Christmas is near and like every year, the time of the year is close when my ambivalent relationship with the Lord, with God, becomes clear. I grew up in a Christian environment as a Protestant Lutheran. When I was 14 years old, I was confirmed. For my spiritual development, it was a significant decision to show the divine being that I believed in it – and still do. I defend the existence of higher energy, or vibration, and I like to call it “love.”
In many situations in my life I feel guided, accompanied or supported by this entity. But to name this energy God, Lord, or God the Father, is too big a step. When I studied literature, I realized that my rebellious attitude towards religion was not directed against the divine being, but the Christian language. Of course, our words, which can lead to enormous misunderstandings even with concrete topics, are nothing more than rough descriptions and simplified sketches of what is so personal, so emotional, so highly spiritual as faith. Or the spiritual experiences.
My idea of God is not a symbolic one. Instead, it’s a feeling. A vibrating, all-encompassing, inspiring and wonderful feeling. Magic. And above all, it is simple. Not something easy, but something simple.
But whenever that feeling, that emotional connection with the higher energy is defined by me as magical, it shows how important it is in my life. This may not always be clear, but its energy spurs me on and moves me. Nevertheless, for me, there is no particular place and no real word in which I find refuge. The Bible is a fascinating book in my eyes. Indeed, there are words of good in it, but its texts were chosen by men who wanted to strengthen their position of power over the Romans and other peoples and over women. I cannot believe in versions in whose name so much blood has been shed. I feel similar with other books like the Bhagavad-gita or the Koran – books that contain words of good but do not speak the language I seek to connect with the deity.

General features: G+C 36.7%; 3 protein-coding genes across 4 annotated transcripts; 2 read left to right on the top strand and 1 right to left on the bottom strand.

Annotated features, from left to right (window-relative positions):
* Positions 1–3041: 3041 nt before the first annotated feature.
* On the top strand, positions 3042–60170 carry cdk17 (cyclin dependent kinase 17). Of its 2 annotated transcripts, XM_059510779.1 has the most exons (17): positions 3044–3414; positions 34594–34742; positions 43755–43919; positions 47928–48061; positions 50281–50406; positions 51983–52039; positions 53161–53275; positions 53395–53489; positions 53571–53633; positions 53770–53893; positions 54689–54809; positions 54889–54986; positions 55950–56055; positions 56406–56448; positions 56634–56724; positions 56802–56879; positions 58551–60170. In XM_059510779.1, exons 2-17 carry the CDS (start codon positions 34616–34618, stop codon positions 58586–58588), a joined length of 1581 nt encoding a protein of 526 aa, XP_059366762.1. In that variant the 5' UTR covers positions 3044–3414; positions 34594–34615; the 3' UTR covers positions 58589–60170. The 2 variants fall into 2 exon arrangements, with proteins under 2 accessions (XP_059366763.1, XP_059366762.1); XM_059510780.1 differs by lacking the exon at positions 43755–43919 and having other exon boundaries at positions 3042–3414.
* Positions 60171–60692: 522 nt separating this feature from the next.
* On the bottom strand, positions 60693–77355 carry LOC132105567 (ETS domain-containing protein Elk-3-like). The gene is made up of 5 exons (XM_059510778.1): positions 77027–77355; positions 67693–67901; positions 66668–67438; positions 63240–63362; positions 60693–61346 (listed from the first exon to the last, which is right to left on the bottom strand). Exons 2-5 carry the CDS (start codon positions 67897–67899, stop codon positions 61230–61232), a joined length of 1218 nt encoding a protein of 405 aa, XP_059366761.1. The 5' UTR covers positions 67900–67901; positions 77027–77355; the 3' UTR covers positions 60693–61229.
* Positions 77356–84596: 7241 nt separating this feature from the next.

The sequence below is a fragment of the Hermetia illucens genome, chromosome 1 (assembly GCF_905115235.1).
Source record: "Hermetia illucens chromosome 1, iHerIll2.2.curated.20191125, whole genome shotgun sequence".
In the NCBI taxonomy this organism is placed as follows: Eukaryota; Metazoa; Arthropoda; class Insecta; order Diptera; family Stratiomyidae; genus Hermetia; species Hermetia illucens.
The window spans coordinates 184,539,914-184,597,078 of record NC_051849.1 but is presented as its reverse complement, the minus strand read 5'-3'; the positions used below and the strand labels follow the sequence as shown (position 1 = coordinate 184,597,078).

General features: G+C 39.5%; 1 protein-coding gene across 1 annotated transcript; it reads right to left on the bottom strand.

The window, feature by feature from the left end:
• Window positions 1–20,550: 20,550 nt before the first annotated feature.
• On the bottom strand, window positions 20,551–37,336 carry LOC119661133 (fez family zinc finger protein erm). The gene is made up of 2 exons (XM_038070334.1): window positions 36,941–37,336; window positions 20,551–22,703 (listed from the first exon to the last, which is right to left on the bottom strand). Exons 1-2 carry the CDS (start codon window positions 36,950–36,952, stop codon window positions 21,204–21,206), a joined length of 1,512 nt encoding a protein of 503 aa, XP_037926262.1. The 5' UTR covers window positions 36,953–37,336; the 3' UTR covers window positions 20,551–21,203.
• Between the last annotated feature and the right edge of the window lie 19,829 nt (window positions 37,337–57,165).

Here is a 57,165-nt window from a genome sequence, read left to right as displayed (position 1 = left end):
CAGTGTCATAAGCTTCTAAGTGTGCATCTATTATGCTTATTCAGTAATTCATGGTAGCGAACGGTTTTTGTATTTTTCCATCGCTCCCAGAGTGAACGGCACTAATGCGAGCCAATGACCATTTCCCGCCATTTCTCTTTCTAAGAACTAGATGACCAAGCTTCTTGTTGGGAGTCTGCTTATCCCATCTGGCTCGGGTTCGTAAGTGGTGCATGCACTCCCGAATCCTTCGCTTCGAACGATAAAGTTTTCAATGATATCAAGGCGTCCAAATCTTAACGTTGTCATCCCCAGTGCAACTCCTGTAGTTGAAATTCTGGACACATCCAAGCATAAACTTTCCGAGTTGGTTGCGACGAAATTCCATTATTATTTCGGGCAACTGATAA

And now there is Christmas. For me it contains so much magic. It takes all of the love and oneness and makes it tangible. In all the years of my life, I have celebrated Christmas in many ways. I have had Christmas with and without gifts, with family and many times with friends, with and without worship, in winter on the northern hemisphere and in summer on the southern hemisphere. And in recent years I have tried to forget that Christmas has a religious connotation.
But this year everything is different. This year my daughter will be two years old at Christmas and I want to celebrate this feast so that she can feel this magic and all of the emotions when the date of Christmas approaches. We will solemnize the holiday in Chile in midsummer, in our home. But what do I want to teach my daughter about the festival? What traditions do I want to follow, what details do I want to share?
During my childhood, I spent all my Christmas holidays in the southern hemisphere, which is why my ideal Christmas is always summery. I have decorated palm trees and golden painted blades of grass, and fir trees with long needle leaves. But I felt – and still feel – the snow imitations as horrible when the T-shirt drips with sweat. I know that Christmas decorations have an essential role to play in magic, so my solution for this year is to hang up flashing chains of lights in the shape of stars in different colors. I have also collected many fir cones, which I will paint in gold and hang up at home. And since I want to involve my daughter in the decoration process, I’m still looking for handicrafts for children of this age.